Installing any fence requires that you use solidly installed fence posts to connect it to. Setting your fence posts in concrete ensures that the post is there to stay, resistant to movement by anything but the strongest of directly applied force. Setting a wood post properly though, requires that you do more than just dig a hole and pour in the stone. You'll have to follow the correct procedure, creating a proper bedding for the concrete, as well as using an amount that's sufficient for holding the pole in place while not wasting concrete in the process.
- Skill level:
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Things you need
- Measuring tape
- Posthole digger
- Fence post
- Asphalt emulsion
- Wooden stakes
- Two-by-four boards
- Carpenter's level
- Concrete mix
Dig a hole for your fence post of up to 6 inches in diameter that is 12 inches in diameter and 24 inches deep. For larger diameter posts make sure the hole you dig is at least twice the post diameter. Dig a larger hole if the area for your fence post experiences high wind or heavy water flow.
Pour a layer of gravel into the hole measuring 6 inches in depth to serve as a drainage bed for water that seeps into the hole. Draining the water into the gravel prevents standing water from wet concrete rotting the base of the fence post.
Paint the bottom of the post that sits in the hole with an asphalt emulsion to provide a waterproof layer between the post and the concrete. Measure a point on the post that is 19 inches from the bottom and paint the post to that level so that one inch of the painted wood rises above the concrete once it's poured. Allow the emulsion to dry for an hour before planting the post.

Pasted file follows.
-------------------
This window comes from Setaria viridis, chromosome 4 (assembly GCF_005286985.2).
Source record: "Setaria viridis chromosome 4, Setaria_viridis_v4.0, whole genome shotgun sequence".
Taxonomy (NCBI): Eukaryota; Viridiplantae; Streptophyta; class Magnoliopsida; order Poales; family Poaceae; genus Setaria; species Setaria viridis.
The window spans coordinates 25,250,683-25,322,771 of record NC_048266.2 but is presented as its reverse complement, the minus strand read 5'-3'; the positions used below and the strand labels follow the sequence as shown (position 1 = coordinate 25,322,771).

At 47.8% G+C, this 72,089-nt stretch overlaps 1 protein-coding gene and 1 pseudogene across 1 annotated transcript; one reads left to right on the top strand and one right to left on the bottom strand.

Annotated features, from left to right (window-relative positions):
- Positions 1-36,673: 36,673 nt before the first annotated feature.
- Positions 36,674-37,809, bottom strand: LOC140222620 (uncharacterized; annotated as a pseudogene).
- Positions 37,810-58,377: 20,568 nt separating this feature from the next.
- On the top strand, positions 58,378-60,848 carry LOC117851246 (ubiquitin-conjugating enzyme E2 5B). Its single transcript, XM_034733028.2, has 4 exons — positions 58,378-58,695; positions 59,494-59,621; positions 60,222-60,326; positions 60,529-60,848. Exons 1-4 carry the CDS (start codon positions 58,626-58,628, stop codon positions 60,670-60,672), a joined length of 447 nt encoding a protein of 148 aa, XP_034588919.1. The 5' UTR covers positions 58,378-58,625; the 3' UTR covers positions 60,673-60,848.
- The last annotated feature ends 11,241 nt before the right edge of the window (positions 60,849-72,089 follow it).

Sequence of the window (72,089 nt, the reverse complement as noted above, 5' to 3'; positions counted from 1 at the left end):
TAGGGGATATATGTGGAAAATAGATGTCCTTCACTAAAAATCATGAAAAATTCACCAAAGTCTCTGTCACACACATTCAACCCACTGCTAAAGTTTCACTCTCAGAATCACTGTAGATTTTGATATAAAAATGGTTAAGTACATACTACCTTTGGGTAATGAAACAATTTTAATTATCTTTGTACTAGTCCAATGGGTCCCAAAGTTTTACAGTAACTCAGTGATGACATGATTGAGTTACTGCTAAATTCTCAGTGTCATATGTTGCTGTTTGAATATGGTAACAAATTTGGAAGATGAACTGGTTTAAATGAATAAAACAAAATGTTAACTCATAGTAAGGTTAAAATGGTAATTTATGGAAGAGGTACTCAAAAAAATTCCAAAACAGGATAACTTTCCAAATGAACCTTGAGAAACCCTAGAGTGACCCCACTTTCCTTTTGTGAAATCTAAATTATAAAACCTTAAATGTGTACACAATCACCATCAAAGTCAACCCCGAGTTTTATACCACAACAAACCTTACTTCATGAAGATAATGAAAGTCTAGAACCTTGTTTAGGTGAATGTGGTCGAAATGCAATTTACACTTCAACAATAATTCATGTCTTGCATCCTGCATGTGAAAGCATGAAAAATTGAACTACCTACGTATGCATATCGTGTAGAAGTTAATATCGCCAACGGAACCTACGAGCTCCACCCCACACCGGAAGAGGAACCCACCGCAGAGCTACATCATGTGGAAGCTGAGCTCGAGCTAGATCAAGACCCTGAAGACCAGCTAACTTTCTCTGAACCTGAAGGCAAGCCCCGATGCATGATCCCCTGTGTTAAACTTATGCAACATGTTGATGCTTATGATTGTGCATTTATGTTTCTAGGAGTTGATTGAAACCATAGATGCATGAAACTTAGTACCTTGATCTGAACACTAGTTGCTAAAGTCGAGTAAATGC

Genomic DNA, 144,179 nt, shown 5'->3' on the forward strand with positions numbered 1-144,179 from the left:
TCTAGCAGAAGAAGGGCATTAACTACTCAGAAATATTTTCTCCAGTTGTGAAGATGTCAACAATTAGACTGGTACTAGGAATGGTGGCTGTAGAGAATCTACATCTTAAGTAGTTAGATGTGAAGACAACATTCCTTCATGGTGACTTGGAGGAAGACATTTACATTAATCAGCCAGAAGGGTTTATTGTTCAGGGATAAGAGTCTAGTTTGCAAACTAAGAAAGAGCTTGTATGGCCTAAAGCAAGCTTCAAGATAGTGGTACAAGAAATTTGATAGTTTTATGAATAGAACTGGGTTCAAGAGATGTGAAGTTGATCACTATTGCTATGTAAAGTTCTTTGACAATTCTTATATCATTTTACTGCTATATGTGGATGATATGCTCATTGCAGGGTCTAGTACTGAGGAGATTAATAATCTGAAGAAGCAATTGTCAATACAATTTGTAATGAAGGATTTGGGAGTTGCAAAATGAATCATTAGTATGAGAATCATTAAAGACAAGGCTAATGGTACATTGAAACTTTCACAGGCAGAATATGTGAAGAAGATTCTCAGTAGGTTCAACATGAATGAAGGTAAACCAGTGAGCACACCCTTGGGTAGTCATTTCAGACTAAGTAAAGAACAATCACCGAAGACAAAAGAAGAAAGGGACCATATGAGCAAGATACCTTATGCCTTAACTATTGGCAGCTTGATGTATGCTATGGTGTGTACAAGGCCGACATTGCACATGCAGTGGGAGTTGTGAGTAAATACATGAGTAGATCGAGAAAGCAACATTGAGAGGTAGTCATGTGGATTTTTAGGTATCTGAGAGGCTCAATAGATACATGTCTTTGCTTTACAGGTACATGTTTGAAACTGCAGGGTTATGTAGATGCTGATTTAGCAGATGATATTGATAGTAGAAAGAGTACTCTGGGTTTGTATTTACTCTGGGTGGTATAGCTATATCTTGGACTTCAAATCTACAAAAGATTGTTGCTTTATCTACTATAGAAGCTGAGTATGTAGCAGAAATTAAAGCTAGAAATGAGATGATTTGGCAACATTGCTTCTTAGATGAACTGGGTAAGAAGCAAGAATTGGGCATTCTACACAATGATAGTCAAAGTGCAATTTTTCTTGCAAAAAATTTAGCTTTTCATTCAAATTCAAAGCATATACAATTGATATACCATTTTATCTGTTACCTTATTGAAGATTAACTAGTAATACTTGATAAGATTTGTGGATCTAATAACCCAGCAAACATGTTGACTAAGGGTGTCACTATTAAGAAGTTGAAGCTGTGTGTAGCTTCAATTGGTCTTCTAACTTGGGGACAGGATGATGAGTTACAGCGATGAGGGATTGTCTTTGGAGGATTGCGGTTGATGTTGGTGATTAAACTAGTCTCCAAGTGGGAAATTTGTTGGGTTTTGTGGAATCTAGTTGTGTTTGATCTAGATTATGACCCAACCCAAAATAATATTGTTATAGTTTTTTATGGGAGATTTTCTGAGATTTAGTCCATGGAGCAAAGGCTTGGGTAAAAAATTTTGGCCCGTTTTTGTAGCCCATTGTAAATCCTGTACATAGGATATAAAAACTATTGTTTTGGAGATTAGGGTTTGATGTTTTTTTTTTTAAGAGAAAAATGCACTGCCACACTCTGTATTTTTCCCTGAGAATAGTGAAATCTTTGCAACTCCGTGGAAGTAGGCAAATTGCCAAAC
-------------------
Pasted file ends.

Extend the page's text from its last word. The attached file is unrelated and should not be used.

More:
Place the pole into the hole. Purchase a fence post that's 2 feet taller than the fence in order to have enough room to bury the post and adjust the height afterward. Secure the post in place using wooden stakes and two-by-four pieces. Plant the stakes into the ground 3 feet from the post to either side, planting them securely using a hammer. Cut the two-by-four pieces so that they lean from the stakes to the post with the post centred. Nail the two-by-four pieces to both the post and the stakes, checking the post for vertical plumbness using a carpenter's level as you do so.
Mix the concrete with water in a wheelbarrow using a hoe, following the manufacturer's instructions. Pour the mix into the hole until it's even with the surrounding surface, filling the hole and securing the post into place. Allow the concrete to set according to the time suggested by the manufacturer. After the concrete sets, you can finish the fence installation to the post without knocking the post out of position.
Tips and warnings
- You can substitute quick-setting concrete for speedier installation of the fence posts.
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